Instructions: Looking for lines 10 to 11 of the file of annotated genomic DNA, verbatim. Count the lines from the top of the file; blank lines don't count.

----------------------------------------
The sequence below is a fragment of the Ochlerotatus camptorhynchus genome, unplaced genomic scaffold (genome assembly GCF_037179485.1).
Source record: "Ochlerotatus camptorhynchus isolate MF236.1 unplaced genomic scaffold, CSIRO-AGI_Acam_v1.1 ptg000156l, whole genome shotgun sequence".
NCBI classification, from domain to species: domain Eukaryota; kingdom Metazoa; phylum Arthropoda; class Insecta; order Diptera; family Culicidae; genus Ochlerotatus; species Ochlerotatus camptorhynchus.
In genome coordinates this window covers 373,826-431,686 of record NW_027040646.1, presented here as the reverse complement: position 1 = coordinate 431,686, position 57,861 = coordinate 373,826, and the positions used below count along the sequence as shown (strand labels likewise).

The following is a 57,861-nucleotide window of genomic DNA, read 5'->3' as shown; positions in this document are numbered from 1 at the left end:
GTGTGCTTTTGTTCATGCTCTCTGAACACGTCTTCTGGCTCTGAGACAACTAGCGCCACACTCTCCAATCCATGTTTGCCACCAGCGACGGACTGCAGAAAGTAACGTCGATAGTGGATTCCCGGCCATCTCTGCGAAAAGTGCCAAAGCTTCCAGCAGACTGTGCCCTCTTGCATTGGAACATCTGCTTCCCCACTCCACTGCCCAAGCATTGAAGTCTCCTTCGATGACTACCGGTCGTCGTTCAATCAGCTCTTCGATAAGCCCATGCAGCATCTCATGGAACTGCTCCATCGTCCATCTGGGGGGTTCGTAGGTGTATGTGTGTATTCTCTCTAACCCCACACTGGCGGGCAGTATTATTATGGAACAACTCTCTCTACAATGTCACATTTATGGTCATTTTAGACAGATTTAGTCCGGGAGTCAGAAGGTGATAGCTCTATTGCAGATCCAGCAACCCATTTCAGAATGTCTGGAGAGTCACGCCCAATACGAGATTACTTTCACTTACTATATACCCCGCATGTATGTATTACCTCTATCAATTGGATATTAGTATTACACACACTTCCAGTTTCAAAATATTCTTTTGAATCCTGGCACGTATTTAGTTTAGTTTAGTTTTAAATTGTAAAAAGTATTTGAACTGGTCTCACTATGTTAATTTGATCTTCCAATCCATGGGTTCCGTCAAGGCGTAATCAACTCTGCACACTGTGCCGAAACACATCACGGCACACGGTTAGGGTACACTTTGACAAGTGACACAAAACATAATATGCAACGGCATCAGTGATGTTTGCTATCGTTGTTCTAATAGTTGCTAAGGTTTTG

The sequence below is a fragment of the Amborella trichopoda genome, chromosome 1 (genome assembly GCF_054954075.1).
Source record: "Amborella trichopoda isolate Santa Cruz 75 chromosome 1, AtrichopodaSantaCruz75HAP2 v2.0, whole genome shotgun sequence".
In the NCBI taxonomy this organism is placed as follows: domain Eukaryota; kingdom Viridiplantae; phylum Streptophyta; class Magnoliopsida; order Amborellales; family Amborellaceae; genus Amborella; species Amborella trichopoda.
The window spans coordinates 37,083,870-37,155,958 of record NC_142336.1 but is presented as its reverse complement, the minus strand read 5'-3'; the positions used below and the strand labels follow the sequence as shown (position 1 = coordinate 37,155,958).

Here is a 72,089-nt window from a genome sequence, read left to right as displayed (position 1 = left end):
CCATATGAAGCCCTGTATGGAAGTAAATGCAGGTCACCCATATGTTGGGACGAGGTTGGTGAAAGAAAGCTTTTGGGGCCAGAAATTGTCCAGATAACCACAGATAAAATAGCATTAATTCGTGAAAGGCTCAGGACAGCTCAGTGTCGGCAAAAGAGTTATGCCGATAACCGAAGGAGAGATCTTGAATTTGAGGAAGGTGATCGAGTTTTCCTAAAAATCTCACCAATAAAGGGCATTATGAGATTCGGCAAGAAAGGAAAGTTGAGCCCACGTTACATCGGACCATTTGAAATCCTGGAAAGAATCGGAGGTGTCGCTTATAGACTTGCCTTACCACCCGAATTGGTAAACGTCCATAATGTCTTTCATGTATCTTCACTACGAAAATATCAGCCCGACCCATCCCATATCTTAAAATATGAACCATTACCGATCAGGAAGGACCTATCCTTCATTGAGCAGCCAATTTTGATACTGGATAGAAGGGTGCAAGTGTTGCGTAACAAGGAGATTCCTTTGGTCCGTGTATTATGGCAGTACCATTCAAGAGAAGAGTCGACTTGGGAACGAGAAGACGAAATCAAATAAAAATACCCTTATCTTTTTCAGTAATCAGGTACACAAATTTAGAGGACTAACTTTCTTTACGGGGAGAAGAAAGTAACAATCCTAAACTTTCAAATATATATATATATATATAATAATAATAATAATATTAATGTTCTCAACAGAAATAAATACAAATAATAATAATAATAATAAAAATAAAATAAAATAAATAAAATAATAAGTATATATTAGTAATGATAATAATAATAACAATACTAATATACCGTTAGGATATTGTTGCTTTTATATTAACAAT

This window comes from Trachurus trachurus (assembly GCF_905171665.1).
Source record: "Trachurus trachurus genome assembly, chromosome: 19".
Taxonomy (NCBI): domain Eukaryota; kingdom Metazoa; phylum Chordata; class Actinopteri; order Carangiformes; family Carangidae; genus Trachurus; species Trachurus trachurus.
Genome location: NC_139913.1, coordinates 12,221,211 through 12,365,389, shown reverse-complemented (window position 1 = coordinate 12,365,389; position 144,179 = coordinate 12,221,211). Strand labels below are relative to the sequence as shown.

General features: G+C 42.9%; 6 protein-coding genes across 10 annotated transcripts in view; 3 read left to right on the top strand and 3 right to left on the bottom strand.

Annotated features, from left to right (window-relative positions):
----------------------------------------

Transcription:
The window spans coordinates 37,083,870-37,155,958 of record NC_142336.1 but is presented as its reverse complement, the minus strand read 5'-3'; the positions used below and the strand labels follow the sequence as shown (position 1 = coordinate 37,155,958).

Here is a 72,089-nt window from a genome sequence, read left to right as displayed (position 1 = left end):